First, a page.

313-319 Crown is a 2 ½-story building on the corner of York Street and Crown Street. The entire building consists of four separate units connected to each other, each with a separate entrance designated by a sandstone stoop, hooded entry, and delicate iron rails. The exterior of the building is white, with a slate mansard roof. The mansard roof is accented by a molded curb-line and cast-iron cresting, and a center pavilion that gives the roof (that spans the full width of the building) a focal point. The ground floor has 8 bay windows spaced across the width of the building, one square bay on the left and right edge of the building respectively, and canted bays in between. According to a 1945 surveyor’s map, exterior walls are 12” brick, interior walls are 8” brick, and stone foundation walls are roughly 18”. The current assessed value of the 0.1 acre parcel is $673,260.
Built in the late 1800s, each of the four units in this building originally functioned as a single-family home. New Haven directory listings indicate that each unit was occupied by a single resident or a married couple. Residents appear to have been drawn from the industrial and working classes, including such professions as a New Haven Gas and Light Co. employee (1913), a dressmaker (1913), a nurse (1920), a molder (1935), and a factory inspector (1955). According to New Haven directories, some residents rented out extra rooms in their units, but by the 1950s they appear to have been formally divided into separate apartments, as multiple residents from different families appear under each address. By the late 1960s there were as many as seven separate residents listed for each address. In the early 1970s the property was purchased by Yale University and underwent a significant renovation and rehabilitation circa 1975. This included a standardization of the interiors, which today all have carpeting, vinyl tile flooring in the kitchens and bathrooms, and mini-blinds in the living room and bedroom windows. After this process was completed, the apartments were opened up as graduate student housing, and today there are 22 apartments: five efficiencies, sixteen one-bedrooms, and one two-bedroom unit. Residents enjoy basement storage and laundry, and a courtyard which facilitates small gatherings and social events.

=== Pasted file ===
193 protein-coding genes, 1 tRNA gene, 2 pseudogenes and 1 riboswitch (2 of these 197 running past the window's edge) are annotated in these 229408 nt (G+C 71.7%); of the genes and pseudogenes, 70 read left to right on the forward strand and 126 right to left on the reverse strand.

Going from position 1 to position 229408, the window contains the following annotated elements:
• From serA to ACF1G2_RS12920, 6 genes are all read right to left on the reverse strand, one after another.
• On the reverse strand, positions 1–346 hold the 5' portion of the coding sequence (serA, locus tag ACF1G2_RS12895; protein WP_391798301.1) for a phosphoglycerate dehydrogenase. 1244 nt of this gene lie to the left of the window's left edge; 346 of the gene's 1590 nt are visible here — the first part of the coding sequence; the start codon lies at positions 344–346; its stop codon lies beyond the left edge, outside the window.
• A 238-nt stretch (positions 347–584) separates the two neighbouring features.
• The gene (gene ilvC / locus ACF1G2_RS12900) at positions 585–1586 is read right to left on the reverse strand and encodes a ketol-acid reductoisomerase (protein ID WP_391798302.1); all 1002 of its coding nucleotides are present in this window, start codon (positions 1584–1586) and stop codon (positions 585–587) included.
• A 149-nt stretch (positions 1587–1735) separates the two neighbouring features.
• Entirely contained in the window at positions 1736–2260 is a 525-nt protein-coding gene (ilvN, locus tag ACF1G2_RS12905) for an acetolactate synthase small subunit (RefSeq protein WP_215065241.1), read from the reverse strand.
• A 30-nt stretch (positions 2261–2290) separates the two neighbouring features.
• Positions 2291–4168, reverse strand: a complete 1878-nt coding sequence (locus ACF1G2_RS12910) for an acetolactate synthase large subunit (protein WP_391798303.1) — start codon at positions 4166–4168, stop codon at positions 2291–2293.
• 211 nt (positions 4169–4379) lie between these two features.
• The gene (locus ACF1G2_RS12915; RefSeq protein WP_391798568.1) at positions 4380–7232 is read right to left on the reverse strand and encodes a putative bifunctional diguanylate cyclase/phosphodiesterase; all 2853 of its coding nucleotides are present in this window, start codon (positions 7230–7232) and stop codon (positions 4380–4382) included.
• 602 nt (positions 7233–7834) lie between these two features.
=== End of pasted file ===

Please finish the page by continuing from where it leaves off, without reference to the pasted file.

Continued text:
New Haven Museum Architectural Records
New Haven City Directories
Sanborn Fire Insurance Maps, Yale Collection